Samsung Galaxy S5 vs Apple iPhone 5S
The Galaxy S5 offers a more versatile, but harder to take up interface, compared to the simplified iOS 7 on the iPhone 5s.
With the Galaxy S5, Samsung toned down its customized TouchWiz experience, layered on top of Android 4.4.2 KitKat, when compared to the previous versions. We don't have as many S-branded apps, and the menu sections and icons have received a flatter, simpler look. It doesn't look very uniform this way, as the homescreens and widgets have remained the same, yet it is very functional. There are numerous new features in that version, like Private Mode and Kid Corner, aimed to make your multi-user life with the handset easier. We can also count on Samsung's Multi Window mode that divides the 5.1” display in two resizable sections that can run two apps independent of each other at once, aiding your multitasking needs.
The iPhone runs iOS 7.1, which exhibits flat, colorful icons, and handy drop-down notification bar, which is inhabited by your most pertinent new info. We also get a pull-up Command Center, rich in connectivity toggles, and a screen brightness slider. Apple's approach doesn't bet on a widget system, and doesn't offer any split-screen multitasking, or floating apps. You can go back and forth between the apps you have open at the moment, which is as close to multitasking as you can get on the iPhone 5s. Apple provides its Siri voice-controlled assistant, which is countered with Google Voice on the S5, and the two offer similar functionality for those who are bent on using their vocal cords to manage their handset. The iPhone 5s has the excellent Passbook application, which aggregates your digital coupons, airline and train tickets, movie passes and rewards and gift cards, while Google's Android has yet to reply to iOS on this feature.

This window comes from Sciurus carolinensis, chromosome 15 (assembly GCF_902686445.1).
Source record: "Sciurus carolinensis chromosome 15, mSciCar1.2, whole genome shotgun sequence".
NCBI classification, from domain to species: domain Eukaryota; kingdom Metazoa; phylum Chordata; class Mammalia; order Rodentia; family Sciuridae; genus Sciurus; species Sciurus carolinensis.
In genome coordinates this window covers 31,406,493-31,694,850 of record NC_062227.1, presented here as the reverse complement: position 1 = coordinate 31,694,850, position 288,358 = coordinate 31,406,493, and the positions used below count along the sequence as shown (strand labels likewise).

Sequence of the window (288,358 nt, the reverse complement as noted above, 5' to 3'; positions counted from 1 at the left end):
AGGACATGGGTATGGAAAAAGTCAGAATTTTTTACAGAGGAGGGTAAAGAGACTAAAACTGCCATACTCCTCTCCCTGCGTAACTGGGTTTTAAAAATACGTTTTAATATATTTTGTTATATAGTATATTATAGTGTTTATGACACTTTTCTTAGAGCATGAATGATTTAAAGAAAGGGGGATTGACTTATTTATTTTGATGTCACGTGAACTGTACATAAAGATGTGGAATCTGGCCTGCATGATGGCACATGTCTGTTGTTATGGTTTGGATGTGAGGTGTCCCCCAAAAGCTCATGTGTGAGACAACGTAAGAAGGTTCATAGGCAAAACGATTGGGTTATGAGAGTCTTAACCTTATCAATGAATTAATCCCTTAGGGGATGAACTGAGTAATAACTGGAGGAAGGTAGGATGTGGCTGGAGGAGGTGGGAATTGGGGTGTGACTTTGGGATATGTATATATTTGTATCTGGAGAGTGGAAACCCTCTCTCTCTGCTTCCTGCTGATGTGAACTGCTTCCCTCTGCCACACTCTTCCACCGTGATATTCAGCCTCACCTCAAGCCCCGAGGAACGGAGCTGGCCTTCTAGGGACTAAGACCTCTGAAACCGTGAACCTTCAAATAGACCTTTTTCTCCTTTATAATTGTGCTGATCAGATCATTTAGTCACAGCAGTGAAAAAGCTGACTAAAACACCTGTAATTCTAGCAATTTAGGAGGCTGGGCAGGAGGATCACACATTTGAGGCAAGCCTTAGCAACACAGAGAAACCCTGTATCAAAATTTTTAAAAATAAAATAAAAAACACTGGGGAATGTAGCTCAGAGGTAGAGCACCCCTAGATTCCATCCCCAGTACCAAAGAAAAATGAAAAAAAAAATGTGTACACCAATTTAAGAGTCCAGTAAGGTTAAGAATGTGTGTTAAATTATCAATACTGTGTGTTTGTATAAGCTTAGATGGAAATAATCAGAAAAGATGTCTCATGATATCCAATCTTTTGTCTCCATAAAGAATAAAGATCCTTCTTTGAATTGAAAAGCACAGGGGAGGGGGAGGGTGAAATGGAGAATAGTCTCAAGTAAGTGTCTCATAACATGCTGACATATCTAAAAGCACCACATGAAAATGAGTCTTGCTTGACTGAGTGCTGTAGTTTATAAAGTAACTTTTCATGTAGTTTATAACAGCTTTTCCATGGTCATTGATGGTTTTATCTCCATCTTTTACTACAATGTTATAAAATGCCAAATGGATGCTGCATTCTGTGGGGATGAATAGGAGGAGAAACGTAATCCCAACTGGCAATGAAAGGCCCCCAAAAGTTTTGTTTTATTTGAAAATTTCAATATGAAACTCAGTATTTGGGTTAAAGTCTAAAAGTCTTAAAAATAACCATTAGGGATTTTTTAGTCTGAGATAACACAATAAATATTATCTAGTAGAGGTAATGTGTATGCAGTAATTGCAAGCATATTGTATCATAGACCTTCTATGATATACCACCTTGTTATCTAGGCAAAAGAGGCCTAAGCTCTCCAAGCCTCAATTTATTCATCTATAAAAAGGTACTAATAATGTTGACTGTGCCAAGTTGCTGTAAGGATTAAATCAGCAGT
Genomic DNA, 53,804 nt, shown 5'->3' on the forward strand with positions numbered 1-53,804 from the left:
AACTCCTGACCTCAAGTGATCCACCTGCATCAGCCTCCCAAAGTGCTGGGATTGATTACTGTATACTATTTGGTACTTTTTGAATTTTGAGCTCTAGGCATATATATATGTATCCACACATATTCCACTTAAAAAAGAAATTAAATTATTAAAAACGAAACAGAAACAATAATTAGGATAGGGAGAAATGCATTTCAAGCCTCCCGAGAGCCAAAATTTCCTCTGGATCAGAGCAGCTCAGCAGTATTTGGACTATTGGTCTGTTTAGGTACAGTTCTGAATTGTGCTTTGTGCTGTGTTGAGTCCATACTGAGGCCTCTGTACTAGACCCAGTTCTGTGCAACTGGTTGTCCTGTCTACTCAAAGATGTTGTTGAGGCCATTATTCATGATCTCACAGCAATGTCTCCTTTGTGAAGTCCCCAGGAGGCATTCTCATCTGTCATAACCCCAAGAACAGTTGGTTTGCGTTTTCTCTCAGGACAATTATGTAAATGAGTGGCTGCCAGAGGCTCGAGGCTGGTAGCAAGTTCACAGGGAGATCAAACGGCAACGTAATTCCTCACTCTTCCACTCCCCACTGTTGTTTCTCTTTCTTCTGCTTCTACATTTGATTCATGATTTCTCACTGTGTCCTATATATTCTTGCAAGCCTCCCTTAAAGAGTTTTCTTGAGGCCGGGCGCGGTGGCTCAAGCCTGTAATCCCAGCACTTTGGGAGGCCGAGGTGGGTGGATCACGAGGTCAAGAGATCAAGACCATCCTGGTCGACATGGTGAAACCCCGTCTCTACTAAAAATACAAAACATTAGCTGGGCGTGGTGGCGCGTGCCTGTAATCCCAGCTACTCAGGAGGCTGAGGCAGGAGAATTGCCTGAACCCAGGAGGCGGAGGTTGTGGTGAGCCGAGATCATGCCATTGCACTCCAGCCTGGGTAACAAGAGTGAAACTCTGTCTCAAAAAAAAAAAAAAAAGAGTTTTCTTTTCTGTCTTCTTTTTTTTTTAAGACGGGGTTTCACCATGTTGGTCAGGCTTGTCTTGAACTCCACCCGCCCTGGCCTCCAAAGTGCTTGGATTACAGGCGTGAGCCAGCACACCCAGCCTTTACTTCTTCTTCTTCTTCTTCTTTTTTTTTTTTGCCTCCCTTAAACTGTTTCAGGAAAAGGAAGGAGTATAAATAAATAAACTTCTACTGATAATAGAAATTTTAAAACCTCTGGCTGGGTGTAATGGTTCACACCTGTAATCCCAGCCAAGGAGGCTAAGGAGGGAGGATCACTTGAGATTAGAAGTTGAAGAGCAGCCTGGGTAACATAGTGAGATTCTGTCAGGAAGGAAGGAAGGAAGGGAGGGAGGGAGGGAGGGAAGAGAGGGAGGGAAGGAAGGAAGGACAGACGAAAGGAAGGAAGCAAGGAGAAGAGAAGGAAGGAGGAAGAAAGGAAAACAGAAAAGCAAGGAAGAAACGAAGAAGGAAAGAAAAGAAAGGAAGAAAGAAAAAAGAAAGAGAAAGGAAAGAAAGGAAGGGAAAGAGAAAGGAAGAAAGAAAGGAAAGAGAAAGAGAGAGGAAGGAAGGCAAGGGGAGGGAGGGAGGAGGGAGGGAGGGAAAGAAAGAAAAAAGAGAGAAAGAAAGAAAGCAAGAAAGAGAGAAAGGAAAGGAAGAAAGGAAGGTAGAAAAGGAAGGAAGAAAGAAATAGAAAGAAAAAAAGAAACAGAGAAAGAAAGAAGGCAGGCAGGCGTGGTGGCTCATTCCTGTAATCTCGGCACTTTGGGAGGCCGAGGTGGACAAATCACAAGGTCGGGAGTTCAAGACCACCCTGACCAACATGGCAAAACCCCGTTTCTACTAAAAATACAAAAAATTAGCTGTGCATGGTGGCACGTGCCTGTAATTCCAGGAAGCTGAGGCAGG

The handsets have multiband LTE and 3G radios, depending on the area they are sold in, as well as a suite of other connectivity options, such as Wi-Fi, Bluetooth 4.0, A-GPS, and DLNA streaming. The Galaxy S5 adds NFC to the mix, too. Samsung's flagship flaunts a Download Booster mode, which combines Wi-Fi and cellular data for quicker connections. It also offers an infared port at the top, which is used to command home electronics like TVs, stereos, set-top boxes, and even AC units of various brands.
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